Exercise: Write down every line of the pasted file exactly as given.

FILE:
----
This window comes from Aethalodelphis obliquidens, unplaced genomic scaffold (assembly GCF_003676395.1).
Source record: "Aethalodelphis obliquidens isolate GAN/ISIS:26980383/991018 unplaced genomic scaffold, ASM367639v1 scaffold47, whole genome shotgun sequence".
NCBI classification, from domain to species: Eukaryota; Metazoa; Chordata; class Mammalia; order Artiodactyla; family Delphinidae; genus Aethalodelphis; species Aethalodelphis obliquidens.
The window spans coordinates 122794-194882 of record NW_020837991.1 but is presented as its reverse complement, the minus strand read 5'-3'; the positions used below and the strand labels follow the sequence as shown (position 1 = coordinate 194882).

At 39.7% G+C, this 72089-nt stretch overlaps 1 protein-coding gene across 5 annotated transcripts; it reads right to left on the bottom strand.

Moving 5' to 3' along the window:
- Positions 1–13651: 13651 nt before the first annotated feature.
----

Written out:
This window comes from Aethalodelphis obliquidens, unplaced genomic scaffold (assembly GCF_003676395.1).
Source record: "Aethalodelphis obliquidens isolate GAN/ISIS:26980383/991018 unplaced genomic scaffold, ASM367639v1 scaffold47, whole genome shotgun sequence".
NCBI classification, from domain to species: Eukaryota; Metazoa; Chordata; class Mammalia; order Artiodactyla; family Delphinidae; genus Aethalodelphis; species Aethalodelphis obliquidens.
The window spans coordinates 122794-194882 of record NW_020837991.1 but is presented as its reverse complement, the minus strand read 5'-3'; the positions used below and the strand labels follow the sequence as shown (position 1 = coordinate 194882).

At 39.7% G+C, this 72089-nt stretch overlaps 1 protein-coding gene across 5 annotated transcripts; it reads right to left on the bottom strand.

Moving 5' to 3' along the window:
- Positions 1–13651: 13651 nt before the first annotated feature.